So What Are You Reading?

Reviews of Books.

Sunday, February 26, 2006

Side Effects. Woody Allen

Side Effects is a collection of short humorous essays written by Woody Allen 30 years ago. It is his third book and still very funny. Much of the humor is based in New York and Jewish cultural idioms with a sprinkling of mock intelligentsia - all with the neurotic, self-absorbed, and insecure point of view that he made famous.

The first piece, "Remembering Needleman," is a satirical take off on scholarly obituaries. Only Woody Allen would think of bringing marshmallows to a cremation and to donate the ashes to a university for research.

"The Condemned" takes a humorous look at Elie Weisel's Dawn where a man must decide whether to kill a truly evil person.

"By Destiny Denied" is 7 pages of notes for an 800 page novel that was never meant to be written.

"The UFO Menace" is Allen's take on the existence of UFOs.

"My Apology" puts Woody Allen in Socrates' place as he faces death by hemlock.

In "The Kugelmass Episode" the protagonist finds a magic way to cheat on his wife by going back in literature to have an affair with Emma Bovary.

In "My Speech to the Graduates" we find Allen's philosophy most succinctly spelled out: "We are a people who lack definite goals. We have never learned to love. We lack leaders and coherent programs. We have no spiritual center. We are adrift alone in the cosmos wreaking monstrous violence on one another out of frustration and pain. Fortunately, we have not lost our sense of proportion."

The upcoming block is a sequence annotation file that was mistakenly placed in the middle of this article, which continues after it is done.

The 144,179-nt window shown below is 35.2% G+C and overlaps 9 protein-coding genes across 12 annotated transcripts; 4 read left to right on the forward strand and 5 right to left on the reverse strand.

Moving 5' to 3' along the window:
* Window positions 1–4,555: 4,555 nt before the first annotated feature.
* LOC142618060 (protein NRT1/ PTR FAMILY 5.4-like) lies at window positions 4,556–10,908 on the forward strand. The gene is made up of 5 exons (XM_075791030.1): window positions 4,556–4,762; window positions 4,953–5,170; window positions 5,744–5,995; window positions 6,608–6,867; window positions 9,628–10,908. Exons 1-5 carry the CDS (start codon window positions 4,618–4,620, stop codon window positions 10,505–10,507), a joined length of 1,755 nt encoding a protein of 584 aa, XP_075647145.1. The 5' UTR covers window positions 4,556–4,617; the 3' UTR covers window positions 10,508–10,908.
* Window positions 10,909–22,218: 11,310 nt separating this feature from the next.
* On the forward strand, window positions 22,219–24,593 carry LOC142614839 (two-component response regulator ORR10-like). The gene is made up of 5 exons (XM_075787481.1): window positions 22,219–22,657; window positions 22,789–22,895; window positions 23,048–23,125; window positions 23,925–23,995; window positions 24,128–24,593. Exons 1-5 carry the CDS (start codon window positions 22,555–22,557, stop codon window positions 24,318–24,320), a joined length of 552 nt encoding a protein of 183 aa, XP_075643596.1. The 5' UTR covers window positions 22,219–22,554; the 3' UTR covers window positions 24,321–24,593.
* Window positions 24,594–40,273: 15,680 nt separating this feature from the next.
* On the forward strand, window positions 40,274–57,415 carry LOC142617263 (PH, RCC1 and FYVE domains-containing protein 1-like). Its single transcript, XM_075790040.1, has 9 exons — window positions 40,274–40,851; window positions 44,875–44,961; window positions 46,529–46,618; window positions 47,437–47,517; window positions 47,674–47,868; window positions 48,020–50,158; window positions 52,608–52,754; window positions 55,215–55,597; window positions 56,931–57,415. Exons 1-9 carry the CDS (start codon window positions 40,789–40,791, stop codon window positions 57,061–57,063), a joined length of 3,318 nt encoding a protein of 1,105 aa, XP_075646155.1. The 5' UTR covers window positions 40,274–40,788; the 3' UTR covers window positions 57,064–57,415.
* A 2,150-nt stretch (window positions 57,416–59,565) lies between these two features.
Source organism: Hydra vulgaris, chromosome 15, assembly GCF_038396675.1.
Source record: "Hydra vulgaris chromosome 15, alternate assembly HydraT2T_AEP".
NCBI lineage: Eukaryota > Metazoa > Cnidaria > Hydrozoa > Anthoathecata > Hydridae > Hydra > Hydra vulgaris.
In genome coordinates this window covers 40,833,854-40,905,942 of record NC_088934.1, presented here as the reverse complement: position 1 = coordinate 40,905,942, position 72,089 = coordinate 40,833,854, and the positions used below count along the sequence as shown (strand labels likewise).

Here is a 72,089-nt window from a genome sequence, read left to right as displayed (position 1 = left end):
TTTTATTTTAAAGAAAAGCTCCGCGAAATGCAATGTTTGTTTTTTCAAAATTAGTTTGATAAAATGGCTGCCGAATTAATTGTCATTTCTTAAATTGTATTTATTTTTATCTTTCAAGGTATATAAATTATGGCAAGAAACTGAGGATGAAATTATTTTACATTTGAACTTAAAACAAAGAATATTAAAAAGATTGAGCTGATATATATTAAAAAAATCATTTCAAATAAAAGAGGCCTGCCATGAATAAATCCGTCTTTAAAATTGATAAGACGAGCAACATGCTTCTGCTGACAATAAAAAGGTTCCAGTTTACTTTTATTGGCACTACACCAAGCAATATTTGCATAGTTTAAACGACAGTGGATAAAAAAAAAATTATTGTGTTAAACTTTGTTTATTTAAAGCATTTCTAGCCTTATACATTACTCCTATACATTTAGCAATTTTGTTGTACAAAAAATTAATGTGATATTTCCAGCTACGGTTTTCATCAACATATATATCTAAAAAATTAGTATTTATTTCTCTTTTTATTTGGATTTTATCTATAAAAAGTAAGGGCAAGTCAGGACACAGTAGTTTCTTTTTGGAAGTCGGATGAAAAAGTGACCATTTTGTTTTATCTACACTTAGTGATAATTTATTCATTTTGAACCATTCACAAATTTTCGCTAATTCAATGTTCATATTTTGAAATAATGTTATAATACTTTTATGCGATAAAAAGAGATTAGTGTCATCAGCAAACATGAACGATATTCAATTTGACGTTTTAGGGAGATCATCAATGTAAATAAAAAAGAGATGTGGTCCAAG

"The Diet" explores the insecurities often associated with working in corporate America. A person only identified as F. deals with his work problems by taking control of the only thing he can - his food intake.

"The Lunatic's Tale" is about a successful doctor who is driven crazy by his love for two different women. The ending is right out of a 1950's sci-fi movie.

"Reminiscences: Places and People" is composed of one-page memories of Brooklyn, New Orleans, Paris, Mexico, and a meeting with a famous author.

In "Nefarious Times We Live In" we are taken inside the mind of a person who attempts to assassinate a president.

"A Giant Step for Mankind" takes a humorous look at scientific research. How do scientists develop techniques like the Heimlich Maneuver for dinner table choking? See the actual research journals here.

"The Shallowest Man" reads like a Hasidic fable set in modern New York about death, love, and caring.

"The Query" is a short play in which Abraham Lincoln tells a joke that changes his life and saves the life of another man.

"Fabrizio's: Criticism and Response" treats the restaurant review as scholarly criticism, complete with reader responses.

"Retribution" reads a bit like the movie Annie Hall with ideal romance thwarted by human foible.

Woody Allen fans will love the book. Others will find some classic Allen humor that is still delightful to read, if neurosis, problematic human relationships, and death are things you like to read about.


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